The Japanese are considered to be among the politest of peoples, and that is particularly true when it comes to business communication. Japan has precise and sophisticated hierarchical systems, complete with a special language of politeness, keigo (けいご, 敬語), which includes speech patterns, nonverbal cues and even where a person is seated at a table.
Keigo speech patterns are determined by the relative status of the speaker, the listener and the persons spoken about. By contrast, American English is built on the values of fairness and social equality. It has no specific structural tools for communicating between hierarchical levels.
Keigo in Japanese business
Keigo is used much more often in Japanese business settings than it is in everyday life. It is not uncommon for companies to spend time teaching the nuances of keigo to new hires, who are freshly-graduated from university and who have had relatively keigo-free lives up to then. Even Japanese make mistakes in unfamiliar keigo, such as switching direction and addressing honorifics to themselves and using humble expressions for their customers. Or they invent their own convoluted and incorrect keigo expressions.
Most companies have their own in-house training programs to teach their own preferred keigo expressions. Other companies send employees to one of several keigo programs which are springing up around the country. Here are some common keigo expressions used in business.
Greetings in Japanese
Greetings are an important part of the Japanese language and culture in general, and particularly so in business. One important business greeting is itsumo osewa ni natte orimasu (いつもおせわになっております, いつもお世話になっております) ”Thank you for your patronage”. It is also sometimes said by customers to suppliers, in the sense of “Thank you for your support,” or “Thank you for your work.”
Many companies use itsumo osewa ni natte orimasu in internal email correspondence. It is used both from subordinate to superior and vice versa. This expression is very useful to know and use, and is never out of place. The slangy osewasama desu (おせわさまです, お世話様です) sounds tacky and should be avoided.
Similarly, you cannot go wrong with yoroshiku onegai itashimasu (よろしくおねがいいたします,よろしくお願いいたします). From a subordinate to a superior it means “Thank you very much” or “I am looking forward to working with you.” From a superior to a subordinate it means “Thanks in advance for your cooperation.”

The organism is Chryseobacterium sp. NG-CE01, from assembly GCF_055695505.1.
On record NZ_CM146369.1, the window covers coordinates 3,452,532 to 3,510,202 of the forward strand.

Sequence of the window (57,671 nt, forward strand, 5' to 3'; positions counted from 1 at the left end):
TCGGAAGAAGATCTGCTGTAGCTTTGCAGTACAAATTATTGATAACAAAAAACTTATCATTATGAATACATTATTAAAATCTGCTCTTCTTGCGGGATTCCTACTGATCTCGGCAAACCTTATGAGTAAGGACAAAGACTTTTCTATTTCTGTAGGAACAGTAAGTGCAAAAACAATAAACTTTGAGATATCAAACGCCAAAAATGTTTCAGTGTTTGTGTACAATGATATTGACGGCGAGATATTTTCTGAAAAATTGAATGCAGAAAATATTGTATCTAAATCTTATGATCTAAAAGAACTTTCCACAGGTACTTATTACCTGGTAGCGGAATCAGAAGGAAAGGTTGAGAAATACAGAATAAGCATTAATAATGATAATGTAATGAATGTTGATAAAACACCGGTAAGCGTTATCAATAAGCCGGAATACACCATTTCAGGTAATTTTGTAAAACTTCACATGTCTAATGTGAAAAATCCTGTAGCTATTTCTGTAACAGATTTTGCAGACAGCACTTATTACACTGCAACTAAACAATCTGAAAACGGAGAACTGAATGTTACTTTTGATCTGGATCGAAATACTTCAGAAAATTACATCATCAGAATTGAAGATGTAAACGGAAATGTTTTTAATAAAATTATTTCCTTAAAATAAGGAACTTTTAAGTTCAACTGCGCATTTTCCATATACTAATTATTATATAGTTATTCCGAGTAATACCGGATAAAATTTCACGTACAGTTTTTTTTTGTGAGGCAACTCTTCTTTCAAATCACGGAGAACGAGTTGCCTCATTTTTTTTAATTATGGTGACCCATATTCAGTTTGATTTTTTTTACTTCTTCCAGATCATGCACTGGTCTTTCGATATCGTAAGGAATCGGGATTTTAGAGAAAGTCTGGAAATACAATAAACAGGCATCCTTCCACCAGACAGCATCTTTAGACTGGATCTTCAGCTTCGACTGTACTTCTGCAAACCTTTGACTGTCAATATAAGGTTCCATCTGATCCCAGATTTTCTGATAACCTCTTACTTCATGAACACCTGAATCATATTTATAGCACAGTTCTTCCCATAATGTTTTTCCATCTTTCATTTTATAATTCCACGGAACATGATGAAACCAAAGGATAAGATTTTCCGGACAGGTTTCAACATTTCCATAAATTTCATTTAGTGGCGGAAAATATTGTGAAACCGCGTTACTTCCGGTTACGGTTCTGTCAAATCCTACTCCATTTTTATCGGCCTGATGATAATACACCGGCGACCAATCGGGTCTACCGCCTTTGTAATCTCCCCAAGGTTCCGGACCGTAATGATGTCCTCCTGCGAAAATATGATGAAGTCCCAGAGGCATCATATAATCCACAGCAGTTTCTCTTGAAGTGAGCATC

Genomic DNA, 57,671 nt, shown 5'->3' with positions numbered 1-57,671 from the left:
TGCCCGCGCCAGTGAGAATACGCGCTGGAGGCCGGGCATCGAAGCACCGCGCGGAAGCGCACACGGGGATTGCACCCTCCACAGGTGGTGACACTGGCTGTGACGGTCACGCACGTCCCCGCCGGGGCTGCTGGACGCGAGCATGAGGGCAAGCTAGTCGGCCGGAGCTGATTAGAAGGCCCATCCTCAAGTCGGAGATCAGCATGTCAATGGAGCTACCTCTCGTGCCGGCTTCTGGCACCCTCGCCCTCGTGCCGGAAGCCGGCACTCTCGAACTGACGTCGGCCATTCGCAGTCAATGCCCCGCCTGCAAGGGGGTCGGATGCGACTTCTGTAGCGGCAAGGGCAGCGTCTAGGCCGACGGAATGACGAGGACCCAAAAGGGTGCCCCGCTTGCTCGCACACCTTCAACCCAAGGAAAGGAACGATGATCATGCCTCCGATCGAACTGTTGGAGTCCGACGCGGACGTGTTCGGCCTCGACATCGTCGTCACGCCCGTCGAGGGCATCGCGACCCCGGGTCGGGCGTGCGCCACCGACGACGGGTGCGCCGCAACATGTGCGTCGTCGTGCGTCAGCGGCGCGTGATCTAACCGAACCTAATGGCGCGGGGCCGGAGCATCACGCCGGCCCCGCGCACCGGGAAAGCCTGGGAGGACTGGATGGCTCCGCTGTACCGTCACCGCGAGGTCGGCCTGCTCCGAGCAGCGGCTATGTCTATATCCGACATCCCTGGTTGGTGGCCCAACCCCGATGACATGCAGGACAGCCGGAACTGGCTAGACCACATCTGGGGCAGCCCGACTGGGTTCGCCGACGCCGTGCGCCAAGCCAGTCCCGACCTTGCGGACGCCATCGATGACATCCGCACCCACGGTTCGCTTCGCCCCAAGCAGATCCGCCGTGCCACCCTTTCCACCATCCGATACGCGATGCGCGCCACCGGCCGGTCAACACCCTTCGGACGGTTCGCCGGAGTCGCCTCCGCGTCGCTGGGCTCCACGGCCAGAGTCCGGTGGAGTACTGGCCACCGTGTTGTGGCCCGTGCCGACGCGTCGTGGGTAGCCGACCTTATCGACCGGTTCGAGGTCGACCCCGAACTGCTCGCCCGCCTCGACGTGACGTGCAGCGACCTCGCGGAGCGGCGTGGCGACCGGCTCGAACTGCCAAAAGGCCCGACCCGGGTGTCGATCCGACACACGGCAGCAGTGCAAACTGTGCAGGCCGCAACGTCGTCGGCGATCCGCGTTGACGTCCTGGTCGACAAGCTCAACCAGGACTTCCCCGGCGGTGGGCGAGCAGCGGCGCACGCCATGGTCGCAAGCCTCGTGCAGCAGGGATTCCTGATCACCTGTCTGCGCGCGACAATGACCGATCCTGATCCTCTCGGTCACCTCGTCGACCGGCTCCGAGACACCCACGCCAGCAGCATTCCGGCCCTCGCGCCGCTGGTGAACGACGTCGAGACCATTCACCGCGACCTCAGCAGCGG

Communicating with customers
One important aspect of keigo is using humble terms to refer to yourself or your in-group. Thus, there are different terms for referring to your own company and for your customer's company. Onsha (おんしゃ, 御社) is what you call their company when you talk to your customer. Heisha (へいしゃ, 弊社) is what you call you call your company when you talk to your customer.
Expressing a different opinion
In most cases, Americans are comfortable with stating different or negative opinions. They have no trouble saying “I don’t think that will work” or “I think it is a bad idea.” Japanese tend to be more circumspect, particularly when it comes to customers or people higher in the hierarchy.
Here is a list of expressions indicating a negative opinion, in order from most polite to least polite:
Chotto kentoshite kara de yoroshii deshooka (ちょっとけんとうしてからでよろしいでしょうか, ちょっと検討してからでよろしいでしょうか) “Would it be all right if we gave an opinion after we studied it a little more?”
Chotto muzukashii yo na ki ga shimasu (ちょっとむずかしいようなきがします, ちょっとむずかしいようなきがします) “We have the feeling that it would be difficult.” In this case, muzukashii “difficult” actually means “It is muri (むり) “impossible.”
Domo umaku ikanai to omoimasu (どうもうまくいかないとおもいます, どうもうまくいかないと思います) “We don’t think it will work out well.”
Zettai dame da (ぜったいだめだ) “It is absolutely no good.”
Sonna bakana! (そんなばかな, そんな馬鹿な) “How idiotic!”
Less care is taken when speaking to subordinates
When we think about keigo, we usually think of the polite speech directed to superiors. The flip side of the coin is communication to subordinates. Here is where Japanese get permission to speak with unvarnished directness. Depending on the culture of the organization, Japanese bosses can be rather harsh in their communication style.
Take for example the Japanese productivity expert who had been invited by a U.S. company to do gemba kaizen (げんばかいぜん, 現場改善) exercises for improving the operations on the factory floor. The sensei wasted no time telling the U.S. factory workers exactly what he thought of them and their ideas. Omae wa baka da yo, baka! (おまえはばかだよう、ばか！, お前は馬鹿だよう、馬鹿！) “You are an idiot, an idiot!”
His speech was so direct that the interpreter knew that she could not interpret his exact words or there would be big trouble in the factory. But aren’t the Japanese more polite than Americans? In general, yes. Japanese have the ability to be very tactful. However, there are those like the sensei who feel that their higher rank gives them license to be very direct.
Japanese has many levels of politeness depending on the circumstances. There is a time for muzukashii and there is a time for baka. Learn the basics of keigo and then learn the communication styles within your organization.